Using an External Text Editor in Arduino IDE

Whenever I program an Arduino based project I would always use Sublime Text as my editor then compile and upload using the Arduino IDE. I prefer using Sublime Text as my Arduino Sketch editor as it gives more flexibility on color highlighting.

This post is a tutorial on how to use Sublime Text as an External Editor. It also answers the why, advantages and disadvantages of using External Editor.

In case you prefer to use Atom Text Editor  or Visual Studio Code than Sublime Text then you may still do so by opening your code on Atom Text Editor.

(Left) Sublime Text; (Right) Arduino IDE
Both editors are showing the same stripped down version of the Blink code.

Using an External Editor without setting the Arduino IDE properly

Before I show you on how to properly set the Arduino IDE to use an External Editor, let me show you first on what happens when you use an External Editor without doing the proper setup.

I opened the same .ino file on the Arduino IDE and on Sublime Text. Then I edited the one on Sublime Text.

Note: The code is a stripped down version of the Blink Code.

Then I edited the code on Sublime Text and saved it.

Added 4 lines of code on Sublime Text.

Then without editing or saving the code on the Arduino IDE I compiled the code.

The normal Blink code sketch would only use 928 bytes (2%) of program storage space. Therefore, the one compiled on the above experiment was the modified Blink code with 4 lines of additional code.

That is cool and all since you can modify your code on an External Editor and compile it on the Arduino IDE. But what if you forgot that you were using an External Editor and edited the code on the Arduino IDE instead? This actually happened to me and with a snap of a finger I said goodbye to 3 days worth of coding.

To avoid this we must set properly the Arduino IDE to use an External Editor. See the steps below.

How to use an External Editor in Arduino IDE

On your Arduino IDE go to File >> Preferences.

Inside the Preferences window find and check the Use external editor check box. Then press OK.

Once you have done the above instructions the Arduino IDE editor would then be colored grey. You can try editing the code on your Arduino IDE but the program would not allow you to do any changes.

I did the same experiment as the above.

I edited the code on Sublime Text and saved it.

When I clicked on anywhere in the Arduino IDE the code was updated to the new saved version.

With that I can make sure that what I compile on my Arduino IDE is the latest version of my Project Code without worrying that I would overwrite it whenever I forget that I am using a different editor.

Do you use an External Editor for your Arduino projects? What editor do you usually use? Tell me your answers on the comments below.

16 thoughts on “Using an External Text Editor in Arduino IDE”

  1. Very useful explanation.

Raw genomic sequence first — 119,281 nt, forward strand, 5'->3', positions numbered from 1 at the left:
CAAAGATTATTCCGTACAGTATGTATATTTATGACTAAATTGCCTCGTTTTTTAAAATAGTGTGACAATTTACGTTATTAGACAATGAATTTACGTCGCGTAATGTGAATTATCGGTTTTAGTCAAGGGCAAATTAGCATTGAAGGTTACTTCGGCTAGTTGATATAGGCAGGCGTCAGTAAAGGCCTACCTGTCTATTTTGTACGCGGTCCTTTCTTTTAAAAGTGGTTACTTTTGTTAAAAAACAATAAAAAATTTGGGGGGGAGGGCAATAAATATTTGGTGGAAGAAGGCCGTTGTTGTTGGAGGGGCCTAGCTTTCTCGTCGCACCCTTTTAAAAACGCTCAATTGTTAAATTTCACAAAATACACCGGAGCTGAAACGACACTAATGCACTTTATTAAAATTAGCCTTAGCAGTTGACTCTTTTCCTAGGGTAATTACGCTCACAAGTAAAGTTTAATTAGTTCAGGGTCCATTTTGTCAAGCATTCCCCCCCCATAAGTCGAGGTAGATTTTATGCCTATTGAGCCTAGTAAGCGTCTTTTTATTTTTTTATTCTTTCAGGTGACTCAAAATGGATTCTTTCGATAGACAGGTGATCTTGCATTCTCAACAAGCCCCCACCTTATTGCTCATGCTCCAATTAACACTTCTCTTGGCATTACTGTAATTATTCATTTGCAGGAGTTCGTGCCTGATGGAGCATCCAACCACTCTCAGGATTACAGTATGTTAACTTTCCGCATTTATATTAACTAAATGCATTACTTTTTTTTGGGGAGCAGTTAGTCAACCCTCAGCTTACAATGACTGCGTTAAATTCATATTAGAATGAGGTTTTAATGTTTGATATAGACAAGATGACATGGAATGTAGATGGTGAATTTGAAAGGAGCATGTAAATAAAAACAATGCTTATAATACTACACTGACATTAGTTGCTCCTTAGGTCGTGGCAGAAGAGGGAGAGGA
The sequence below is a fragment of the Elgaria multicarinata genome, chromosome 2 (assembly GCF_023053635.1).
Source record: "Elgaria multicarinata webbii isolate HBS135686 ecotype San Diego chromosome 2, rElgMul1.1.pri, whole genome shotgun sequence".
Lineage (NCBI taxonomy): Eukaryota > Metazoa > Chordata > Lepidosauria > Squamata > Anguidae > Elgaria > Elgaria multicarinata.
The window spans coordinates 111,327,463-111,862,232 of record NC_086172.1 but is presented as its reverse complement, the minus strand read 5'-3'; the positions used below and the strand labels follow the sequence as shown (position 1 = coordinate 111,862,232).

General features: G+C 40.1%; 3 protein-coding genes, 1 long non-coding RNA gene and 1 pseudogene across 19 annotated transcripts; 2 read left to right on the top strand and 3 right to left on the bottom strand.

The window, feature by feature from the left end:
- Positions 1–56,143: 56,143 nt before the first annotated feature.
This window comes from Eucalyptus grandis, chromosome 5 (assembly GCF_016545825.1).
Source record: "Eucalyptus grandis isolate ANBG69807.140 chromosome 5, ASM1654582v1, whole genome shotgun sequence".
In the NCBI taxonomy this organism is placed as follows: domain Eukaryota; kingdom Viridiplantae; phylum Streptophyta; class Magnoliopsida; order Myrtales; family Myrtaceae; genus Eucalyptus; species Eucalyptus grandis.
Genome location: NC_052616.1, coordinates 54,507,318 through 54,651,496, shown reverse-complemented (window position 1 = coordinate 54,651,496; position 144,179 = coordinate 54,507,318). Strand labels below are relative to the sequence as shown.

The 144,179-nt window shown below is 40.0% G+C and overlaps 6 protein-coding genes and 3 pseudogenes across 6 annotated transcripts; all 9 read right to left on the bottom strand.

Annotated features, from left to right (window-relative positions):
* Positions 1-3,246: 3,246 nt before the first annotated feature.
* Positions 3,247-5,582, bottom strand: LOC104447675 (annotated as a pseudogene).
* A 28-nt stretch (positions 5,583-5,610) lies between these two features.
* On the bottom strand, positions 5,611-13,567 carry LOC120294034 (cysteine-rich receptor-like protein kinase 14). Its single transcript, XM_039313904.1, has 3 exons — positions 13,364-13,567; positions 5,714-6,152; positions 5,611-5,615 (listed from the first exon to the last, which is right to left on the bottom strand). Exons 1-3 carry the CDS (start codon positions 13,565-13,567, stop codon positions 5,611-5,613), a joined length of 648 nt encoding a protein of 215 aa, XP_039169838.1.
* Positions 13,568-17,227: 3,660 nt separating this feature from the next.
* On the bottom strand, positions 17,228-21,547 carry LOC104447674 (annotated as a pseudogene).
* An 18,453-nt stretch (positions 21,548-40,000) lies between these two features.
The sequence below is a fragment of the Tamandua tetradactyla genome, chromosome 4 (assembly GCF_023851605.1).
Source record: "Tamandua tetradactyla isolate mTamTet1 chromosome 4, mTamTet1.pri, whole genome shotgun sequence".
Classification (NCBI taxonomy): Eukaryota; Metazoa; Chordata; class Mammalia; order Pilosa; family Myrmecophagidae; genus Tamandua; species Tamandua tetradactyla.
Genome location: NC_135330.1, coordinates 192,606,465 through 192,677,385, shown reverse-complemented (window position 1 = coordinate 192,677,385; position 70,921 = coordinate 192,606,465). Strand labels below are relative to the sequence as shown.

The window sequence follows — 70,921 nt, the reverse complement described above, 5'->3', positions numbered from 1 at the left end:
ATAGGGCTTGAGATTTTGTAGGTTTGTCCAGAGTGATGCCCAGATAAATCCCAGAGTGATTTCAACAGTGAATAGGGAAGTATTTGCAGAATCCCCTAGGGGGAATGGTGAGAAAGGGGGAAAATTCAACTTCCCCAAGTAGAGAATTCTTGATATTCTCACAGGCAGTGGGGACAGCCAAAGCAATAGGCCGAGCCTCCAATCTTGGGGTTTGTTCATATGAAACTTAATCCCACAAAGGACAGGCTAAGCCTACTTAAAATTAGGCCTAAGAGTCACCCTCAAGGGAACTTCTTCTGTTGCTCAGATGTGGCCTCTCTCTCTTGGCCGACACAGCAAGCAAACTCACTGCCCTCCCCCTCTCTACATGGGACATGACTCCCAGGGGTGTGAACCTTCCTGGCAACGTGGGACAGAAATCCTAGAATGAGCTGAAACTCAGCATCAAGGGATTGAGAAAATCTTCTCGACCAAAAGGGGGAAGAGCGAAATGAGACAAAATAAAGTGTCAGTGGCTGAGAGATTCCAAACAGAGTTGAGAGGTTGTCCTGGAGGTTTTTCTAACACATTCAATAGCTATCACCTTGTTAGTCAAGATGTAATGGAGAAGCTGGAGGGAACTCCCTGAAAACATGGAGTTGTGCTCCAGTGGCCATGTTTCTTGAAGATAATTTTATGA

As in many areas, the tools and options are all defined, but it’s hard to find a clear explanation (for a learner) of how to put them together.
    (The same applies to many libraries)
    I am using Notepad++ to edit sketches.
    Peter A

  2. Does anyone know of a way for the Arduino IDE to open the external editor on the file of choice with just a button press or pop-up menu?

  3. This works well for editing main programs and header files that are already in the Arduino library when you start the Arduino IDE. *However* if you add a new program or header file, you will have to exit and relaunch the Arduino IDE (for some bizarre reason, the Arduino IDE seems to read and store the directory tree)

  4. I too agree that it would be a big advantage if the external editor completely replaced the Arduino one with its black on gray. Not only would that make reading the text much easier especially for old people who are half blind such as myself but also one would not have to switch back to the Arduino in order to compile and upload.

    1. Hi Larry, I agree that reading code in Sublime Text is so much easier compared to doing it in the Arduino IDE.

      By the way, the DevIOT that ShiroiAkuma recommended I think would help. I have not tested yet. Will test it in the next few days.

  5. Nice post – thanks. I use Atom and arduino 1.8.8. I did not loose any code but then I closed the file in Atom first. Thanks so much as one day I will forget.

  6. You can change the theme for Arduino. I have white lettering on black background for my old eyes. Look for “Arduino IDE themes” in Google. I also increased font size.

  7. I use emacs, among many other things the automatic code indentation via TAB is perfectly solved there

    Is there also with the new IDE 2.0 a possibility to fall back on an external editor, in the settings I could find nothing about it.

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